GCS Supports Multi-Institution Bavarian Student Team at SC17 Student Cluster Competition

October 26, 2017

BERLIN, Oct. 26, 2017 — The Gauss Centre for Supercomputing (GCS) is pleased to announce that it is continuing to serve as a co-sponsor of undergraduate students participating in the Student Cluster Competition (SCC) at the Supercomputing Conference 2017 (SC17) in Denver, Colorado/USA (Nov. 12-17, 2017). Team TUMany segFAUlts (pronounced too many segfaults), is a joint six-person team representing the Technische Universität München (TUM) and the Friedrich-Alexander-Universität Erlangen-Nürnberg (FAU). The team–evenly divided between males and females–is the only German participant among the 16 teams taking part in the competition.

Team TUMany segFAUlts represents Germany in the SC17 Student Cluster Competition. Posing in front of HPC system SuperMUC of the Leibniz Supercomputing Centre, back from left: TUM coach Sharru Møller with Ivonne Rausch, Ingrid Muench and Lisa Marie Dreier (all FAU). Front, from left.: FAU coach Alexander Ditter with Benedikt Schroeder (FAU) und David Schneller (TUM). Not in the picture: Svilen Stefanov (TUM). (c) GCS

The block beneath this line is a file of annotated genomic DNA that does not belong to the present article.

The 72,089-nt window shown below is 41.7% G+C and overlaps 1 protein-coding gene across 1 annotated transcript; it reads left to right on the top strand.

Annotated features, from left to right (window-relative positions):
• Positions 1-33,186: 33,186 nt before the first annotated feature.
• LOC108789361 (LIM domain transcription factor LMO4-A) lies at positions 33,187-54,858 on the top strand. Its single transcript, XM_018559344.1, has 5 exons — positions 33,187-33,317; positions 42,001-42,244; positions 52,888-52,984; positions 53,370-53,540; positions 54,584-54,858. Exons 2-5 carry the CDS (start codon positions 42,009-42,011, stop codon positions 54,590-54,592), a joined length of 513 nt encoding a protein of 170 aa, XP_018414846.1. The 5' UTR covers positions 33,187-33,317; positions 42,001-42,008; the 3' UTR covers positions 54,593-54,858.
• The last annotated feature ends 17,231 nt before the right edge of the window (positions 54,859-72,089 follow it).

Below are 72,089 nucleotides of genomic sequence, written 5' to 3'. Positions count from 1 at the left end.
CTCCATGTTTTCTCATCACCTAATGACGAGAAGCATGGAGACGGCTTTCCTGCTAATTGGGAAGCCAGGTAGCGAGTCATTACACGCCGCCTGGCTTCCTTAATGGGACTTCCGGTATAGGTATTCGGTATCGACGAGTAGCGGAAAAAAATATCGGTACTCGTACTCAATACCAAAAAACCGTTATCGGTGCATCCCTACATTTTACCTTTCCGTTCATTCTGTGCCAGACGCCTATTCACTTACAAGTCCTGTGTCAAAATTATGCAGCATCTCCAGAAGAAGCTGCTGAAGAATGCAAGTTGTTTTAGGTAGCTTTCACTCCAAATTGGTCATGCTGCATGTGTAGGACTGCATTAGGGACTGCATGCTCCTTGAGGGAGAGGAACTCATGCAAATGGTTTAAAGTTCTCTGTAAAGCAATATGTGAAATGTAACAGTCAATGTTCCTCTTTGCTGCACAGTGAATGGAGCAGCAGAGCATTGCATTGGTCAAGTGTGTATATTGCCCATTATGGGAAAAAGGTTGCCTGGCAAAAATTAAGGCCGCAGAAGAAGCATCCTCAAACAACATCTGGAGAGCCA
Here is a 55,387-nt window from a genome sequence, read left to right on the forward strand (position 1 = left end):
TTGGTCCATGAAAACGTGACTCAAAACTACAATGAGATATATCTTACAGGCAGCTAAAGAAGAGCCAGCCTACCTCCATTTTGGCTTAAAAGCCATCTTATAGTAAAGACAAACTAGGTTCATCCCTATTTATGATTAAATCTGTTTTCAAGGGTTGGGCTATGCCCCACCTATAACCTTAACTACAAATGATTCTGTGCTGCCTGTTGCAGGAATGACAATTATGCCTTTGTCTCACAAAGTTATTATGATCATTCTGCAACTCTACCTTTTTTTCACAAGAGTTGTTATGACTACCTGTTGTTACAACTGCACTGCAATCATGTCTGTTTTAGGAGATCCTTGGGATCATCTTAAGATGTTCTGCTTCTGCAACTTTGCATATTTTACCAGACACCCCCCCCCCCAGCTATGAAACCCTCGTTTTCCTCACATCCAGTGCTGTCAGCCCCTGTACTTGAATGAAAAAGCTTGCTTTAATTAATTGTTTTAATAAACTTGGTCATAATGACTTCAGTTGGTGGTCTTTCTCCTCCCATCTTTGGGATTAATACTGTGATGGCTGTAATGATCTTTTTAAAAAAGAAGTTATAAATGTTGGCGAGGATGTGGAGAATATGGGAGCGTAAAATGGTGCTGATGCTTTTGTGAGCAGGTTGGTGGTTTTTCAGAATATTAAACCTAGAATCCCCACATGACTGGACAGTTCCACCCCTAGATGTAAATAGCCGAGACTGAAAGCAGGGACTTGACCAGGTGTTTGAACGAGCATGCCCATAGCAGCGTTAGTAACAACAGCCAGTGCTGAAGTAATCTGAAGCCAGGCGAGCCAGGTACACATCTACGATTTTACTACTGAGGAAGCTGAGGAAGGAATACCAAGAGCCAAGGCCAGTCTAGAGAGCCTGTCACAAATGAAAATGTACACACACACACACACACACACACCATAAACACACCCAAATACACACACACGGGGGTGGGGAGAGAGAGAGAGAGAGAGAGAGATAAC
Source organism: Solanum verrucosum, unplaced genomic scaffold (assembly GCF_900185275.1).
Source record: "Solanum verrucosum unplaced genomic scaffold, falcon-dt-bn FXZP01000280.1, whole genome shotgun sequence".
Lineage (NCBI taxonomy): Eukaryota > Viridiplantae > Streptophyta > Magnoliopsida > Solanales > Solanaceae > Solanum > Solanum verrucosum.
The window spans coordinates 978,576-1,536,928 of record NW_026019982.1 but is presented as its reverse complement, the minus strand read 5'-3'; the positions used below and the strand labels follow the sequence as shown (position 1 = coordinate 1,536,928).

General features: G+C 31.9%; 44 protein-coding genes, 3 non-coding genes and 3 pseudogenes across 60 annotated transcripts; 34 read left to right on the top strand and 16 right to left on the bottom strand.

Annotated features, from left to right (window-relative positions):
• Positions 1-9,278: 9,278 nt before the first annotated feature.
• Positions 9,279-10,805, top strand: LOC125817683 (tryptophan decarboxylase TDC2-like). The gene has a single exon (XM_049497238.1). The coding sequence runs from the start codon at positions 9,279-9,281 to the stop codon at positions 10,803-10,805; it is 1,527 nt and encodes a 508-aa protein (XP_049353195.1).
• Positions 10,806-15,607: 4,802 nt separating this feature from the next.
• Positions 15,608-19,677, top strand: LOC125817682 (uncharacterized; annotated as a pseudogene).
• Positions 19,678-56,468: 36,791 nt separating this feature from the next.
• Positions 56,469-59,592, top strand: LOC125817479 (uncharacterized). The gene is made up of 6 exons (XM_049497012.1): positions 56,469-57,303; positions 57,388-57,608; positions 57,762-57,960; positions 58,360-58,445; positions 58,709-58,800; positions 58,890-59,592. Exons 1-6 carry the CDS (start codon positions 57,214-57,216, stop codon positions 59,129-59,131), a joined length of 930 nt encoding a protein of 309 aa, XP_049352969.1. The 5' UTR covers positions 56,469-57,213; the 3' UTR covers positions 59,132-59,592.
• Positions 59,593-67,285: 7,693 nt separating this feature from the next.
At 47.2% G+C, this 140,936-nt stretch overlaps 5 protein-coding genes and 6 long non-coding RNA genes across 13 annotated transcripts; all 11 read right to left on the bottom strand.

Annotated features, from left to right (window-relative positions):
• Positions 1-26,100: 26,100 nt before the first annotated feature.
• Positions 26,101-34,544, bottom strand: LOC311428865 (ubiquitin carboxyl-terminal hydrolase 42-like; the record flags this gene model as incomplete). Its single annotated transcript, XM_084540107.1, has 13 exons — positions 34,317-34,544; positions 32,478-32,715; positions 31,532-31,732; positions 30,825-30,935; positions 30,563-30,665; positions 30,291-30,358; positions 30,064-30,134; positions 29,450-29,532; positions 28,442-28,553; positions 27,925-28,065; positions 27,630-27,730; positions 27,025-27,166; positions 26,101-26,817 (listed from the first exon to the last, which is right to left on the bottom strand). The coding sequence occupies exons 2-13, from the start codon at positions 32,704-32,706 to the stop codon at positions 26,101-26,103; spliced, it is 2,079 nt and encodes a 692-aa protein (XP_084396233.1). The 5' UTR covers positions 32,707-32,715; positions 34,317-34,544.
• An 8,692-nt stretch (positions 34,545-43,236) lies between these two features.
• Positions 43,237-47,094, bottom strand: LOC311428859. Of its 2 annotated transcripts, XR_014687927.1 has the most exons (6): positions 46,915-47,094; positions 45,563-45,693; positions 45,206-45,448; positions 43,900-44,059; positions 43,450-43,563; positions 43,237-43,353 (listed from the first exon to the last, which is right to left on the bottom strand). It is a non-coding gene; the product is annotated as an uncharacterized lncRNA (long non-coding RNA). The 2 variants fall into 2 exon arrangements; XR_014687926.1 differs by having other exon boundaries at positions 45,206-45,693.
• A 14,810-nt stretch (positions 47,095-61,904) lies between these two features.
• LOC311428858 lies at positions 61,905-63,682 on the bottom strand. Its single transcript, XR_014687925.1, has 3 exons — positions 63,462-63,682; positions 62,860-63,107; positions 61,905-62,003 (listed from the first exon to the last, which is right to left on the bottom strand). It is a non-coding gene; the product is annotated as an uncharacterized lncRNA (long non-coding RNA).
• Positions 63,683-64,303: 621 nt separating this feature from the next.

As Germany’s national supercomputing institution, GCS is committed to encourage a wide variety of activities that help promote up and coming experts in the field of high-performance computing (HPC). “We are convinced that these kind of contests can be an enormous motivational spur for young HPC talent,” explains Dr. Claus Axel Müller, Managing Director of GCS. “We don’t want financial constraints related to international travel to be an insurmountable obstacle for the students, so we are happy to step in and help out. Independent of the eventual outcome of this contest, participating in an international competition – a friendly yet tough one – will be an invaluable experience for the undergraduate students. We wish them lots of success, and tons of fun.”

According to the SCC rules, the six-student-teams have to compete in a non-stop, 48-hour challenge held on the SC17 showground that will, by definition, contain some unexpected elements of surprise, such as a mystery application (to be revealed during the competition) and an unannounced power outage. Apart from application performance and accuracy, the teams will be judged on the energy efficiency of their pre-assembled compute cluster and its power consumption. Equally important for the overall evaluation of the teams will be whether the students manage to impress conference attendees and especially interview judges with their HPC knowledge of their systems and the applications.


Source: Gauss Centre for Supercomputing

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